Thursday, September 3, 2015

I hit a young deer

I hit a young deer two days ago.  Because I have no photographs of this story, I am adding three images of making a gift of tobacco and breath to a tree. The lesson from the young deer feels as big as this tree.

I am driving home from a wedding--telling myself stories about how profound and beautiful it all was--and not paying attention.  A young deer jumps from the roadside ditch and there I am--not paying attention.  A solid thud and the deer is lying on the wet pavement in spasms of jerking movement.  Surely it is dying.

Because this is Cortes Island and traffic is rare after the last ferry in the early still-bright evening, I stop my car in the middle of the road and move its young body into my lane away from anyone else coming.  I sit on the pavement with him, holding his head in my palms so he will not die with his face against the asphalt, but he does not die.

We just sit there, this small animal with little swelling bumps where horns would have some day grown--and an old lady sad but not crying, not trying to do anything but be there.  Several people drive by, each one asking what happened, what needs helping.  I say we are fine.  We don't need anything.  By this time the young deer is watching me.  I am thinking death is coming soon, and because I make drums I am wondering if I will be able to get the deer's body into the trunk of my car so at least my skill can serve his spirit with another form.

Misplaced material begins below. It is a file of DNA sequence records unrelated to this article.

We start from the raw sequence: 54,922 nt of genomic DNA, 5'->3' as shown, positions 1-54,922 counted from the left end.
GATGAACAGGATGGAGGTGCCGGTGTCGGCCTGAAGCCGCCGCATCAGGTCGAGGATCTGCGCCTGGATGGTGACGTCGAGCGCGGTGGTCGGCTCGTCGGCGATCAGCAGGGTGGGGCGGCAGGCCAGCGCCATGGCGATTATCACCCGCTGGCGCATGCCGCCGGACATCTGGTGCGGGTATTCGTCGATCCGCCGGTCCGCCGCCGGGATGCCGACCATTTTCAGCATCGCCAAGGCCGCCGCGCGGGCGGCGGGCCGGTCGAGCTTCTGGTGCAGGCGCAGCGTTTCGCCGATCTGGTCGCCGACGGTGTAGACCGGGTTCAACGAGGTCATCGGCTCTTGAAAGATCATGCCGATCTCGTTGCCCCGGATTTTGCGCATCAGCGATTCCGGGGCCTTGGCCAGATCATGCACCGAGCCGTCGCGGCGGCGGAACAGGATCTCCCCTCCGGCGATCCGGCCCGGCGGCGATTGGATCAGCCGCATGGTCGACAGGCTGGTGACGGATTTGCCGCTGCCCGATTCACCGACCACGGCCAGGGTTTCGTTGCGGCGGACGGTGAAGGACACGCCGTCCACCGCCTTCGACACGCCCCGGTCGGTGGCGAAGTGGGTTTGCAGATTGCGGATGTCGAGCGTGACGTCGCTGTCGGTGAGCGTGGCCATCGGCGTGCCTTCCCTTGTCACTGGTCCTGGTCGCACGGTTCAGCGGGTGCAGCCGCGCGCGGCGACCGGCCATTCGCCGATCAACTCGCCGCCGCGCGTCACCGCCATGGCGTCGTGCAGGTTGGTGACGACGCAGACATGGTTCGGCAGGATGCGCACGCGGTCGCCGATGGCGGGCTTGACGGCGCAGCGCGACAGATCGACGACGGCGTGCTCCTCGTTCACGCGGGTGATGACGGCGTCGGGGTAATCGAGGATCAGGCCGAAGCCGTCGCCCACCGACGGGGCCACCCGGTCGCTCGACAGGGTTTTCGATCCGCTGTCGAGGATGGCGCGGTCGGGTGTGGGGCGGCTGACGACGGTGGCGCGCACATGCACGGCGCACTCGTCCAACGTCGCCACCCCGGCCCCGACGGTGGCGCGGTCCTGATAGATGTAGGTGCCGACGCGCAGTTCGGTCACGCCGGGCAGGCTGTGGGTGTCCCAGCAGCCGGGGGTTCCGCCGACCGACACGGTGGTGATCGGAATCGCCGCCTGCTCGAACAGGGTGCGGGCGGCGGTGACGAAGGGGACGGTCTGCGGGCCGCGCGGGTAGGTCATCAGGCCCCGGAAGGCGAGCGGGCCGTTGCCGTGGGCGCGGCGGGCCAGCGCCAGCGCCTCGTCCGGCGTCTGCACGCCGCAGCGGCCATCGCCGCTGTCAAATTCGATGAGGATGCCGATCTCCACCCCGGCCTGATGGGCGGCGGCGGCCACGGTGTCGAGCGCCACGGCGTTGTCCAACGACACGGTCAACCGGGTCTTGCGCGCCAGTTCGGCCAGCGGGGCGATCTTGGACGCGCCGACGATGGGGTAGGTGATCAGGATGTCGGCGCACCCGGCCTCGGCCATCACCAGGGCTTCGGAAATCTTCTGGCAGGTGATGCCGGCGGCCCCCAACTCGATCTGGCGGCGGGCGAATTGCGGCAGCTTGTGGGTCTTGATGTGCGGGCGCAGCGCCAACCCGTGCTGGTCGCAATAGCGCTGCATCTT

A young man passes by on a bike, gets off and joins us.  He manages to carry the deer to the long wet grass by the side of the road so I can move my car in the darkening gloom.  The young man, the deer and I stay together beside the road for what seems like quite a while--the humans crouched in the wet, the deer lying with legs outstretched and spasms of shivers running along its muscles. There is nothing obviously broken, certainly some scrapes and cuts but no blood and no bones showing. But I think the shock has been too much and now the deer's life is surely passing away in the subsiding tremors.

Someone stops and asks if we want a knife.  I say to the young man,"Which would you rather choose? To die here in the cool wet grass in the fading light, or have your throat cut?"  We decide none of us wants a knife.  We become aware our petting the deer like a pet cat or dog is probably not being understood in the same way by this wild creature.  First assaulted by an unimaginable thing, then moved twice and now held in place with alien smells and sounds and touch.  The young man makes a hollow beside a hydro pole on the other side of the ditch and carries the now actively struggling young deer to it.  The deer is lying in the bed with legs tucked under its belly and holding its head up.

Later at home I read about what I possibly should have done when I hit a deer.  Yet in this one small instance I think what we all did was correct. The humans did not panic or try to fix anything so the deer could receive death, or life, in its own way.  The next morning while driving slowly by I could not resist looking into the hollow place by the pole.  I saw that it was empty.